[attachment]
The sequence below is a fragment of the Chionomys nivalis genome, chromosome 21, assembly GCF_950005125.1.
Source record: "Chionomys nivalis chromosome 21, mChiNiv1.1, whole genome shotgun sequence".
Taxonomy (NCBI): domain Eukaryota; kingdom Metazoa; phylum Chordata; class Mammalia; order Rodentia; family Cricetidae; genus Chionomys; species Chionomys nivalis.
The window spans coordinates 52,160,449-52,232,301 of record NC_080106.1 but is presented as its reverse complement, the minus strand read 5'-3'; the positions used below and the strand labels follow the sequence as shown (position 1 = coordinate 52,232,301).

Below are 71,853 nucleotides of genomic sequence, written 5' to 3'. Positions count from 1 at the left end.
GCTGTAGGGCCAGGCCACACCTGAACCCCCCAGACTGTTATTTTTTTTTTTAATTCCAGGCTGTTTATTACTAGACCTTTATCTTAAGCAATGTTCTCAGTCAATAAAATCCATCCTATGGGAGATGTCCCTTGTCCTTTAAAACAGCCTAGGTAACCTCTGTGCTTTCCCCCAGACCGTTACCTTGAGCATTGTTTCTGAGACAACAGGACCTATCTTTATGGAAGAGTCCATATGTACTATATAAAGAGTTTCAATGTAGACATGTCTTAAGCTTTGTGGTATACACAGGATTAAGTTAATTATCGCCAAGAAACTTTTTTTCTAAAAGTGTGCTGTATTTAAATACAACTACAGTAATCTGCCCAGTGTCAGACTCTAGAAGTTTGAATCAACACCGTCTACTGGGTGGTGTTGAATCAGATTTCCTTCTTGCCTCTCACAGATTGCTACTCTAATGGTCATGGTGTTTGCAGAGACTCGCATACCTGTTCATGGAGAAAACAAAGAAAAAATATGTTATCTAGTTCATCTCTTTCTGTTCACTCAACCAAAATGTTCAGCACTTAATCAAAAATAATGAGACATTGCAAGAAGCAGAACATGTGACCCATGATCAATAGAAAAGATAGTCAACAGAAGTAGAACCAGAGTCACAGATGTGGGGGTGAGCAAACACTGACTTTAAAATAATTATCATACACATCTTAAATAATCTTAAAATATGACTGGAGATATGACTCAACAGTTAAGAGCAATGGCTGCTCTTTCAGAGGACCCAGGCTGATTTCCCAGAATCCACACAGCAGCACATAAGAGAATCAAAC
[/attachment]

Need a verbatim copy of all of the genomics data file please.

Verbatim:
The sequence below is a fragment of the Chionomys nivalis genome, chromosome 21, assembly GCF_950005125.1.
Source record: "Chionomys nivalis chromosome 21, mChiNiv1.1, whole genome shotgun sequence".
Taxonomy (NCBI): domain Eukaryota; kingdom Metazoa; phylum Chordata; class Mammalia; order Rodentia; family Cricetidae; genus Chionomys; species Chionomys nivalis.
The window spans coordinates 52,160,449-52,232,301 of record NC_080106.1 but is presented as its reverse complement, the minus strand read 5'-3'; the positions used below and the strand labels follow the sequence as shown (position 1 = coordinate 52,232,301).

Below are 71,853 nucleotides of genomic sequence, written 5' to 3'. Positions count from 1 at the left end.
GCTGTAGGGCCAGGCCACACCTGAACCCCCCAGACTGTTATTTTTTTTTTTAATTCCAGGCTGTTTATTACTAGACCTTTATCTTAAGCAATGTTCTCAGTCAATAAAATCCATCCTATGGGAGATGTCCCTTGTCCTTTAAAACAGCCTAGGTAACCTCTGTGCTTTCCCCCAGACCGTTACCTTGAGCATTGTTTCTGAGACAACAGGACCTATCTTTATGGAAGAGTCCATATGTACTATATAAAGAGTTTCAATGTAGACATGTCTTAAGCTTTGTGGTATACACAGGATTAAGTTAATTATCGCCAAGAAACTTTTTTTCTAAAAGTGTGCTGTATTTAAATACAACTACAGTAATCTGCCCAGTGTCAGACTCTAGAAGTTTGAATCAACACCGTCTACTGGGTGGTGTTGAATCAGATTTCCTTCTTGCCTCTCACAGATTGCTACTCTAATGGTCATGGTGTTTGCAGAGACTCGCATACCTGTTCATGGAGAAAACAAAGAAAAAATATGTTATCTAGTTCATCTCTTTCTGTTCACTCAACCAAAATGTTCAGCACTTAATCAAAAATAATGAGACATTGCAAGAAGCAGAACATGTGACCCATGATCAATAGAAAAGATAGTCAACAGAAGTAGAACCAGAGTCACAGATGTGGGGGTGAGCAAACACTGACTTTAAAATAATTATCATACACATCTTAAATAATCTTAAAATATGACTGGAGATATGACTCAACAGTTAAGAGCAATGGCTGCTCTTTCAGAGGACCCAGGCTGATTTCCCAGAATCCACACAGCAGCACATAAGAGAATCAAAC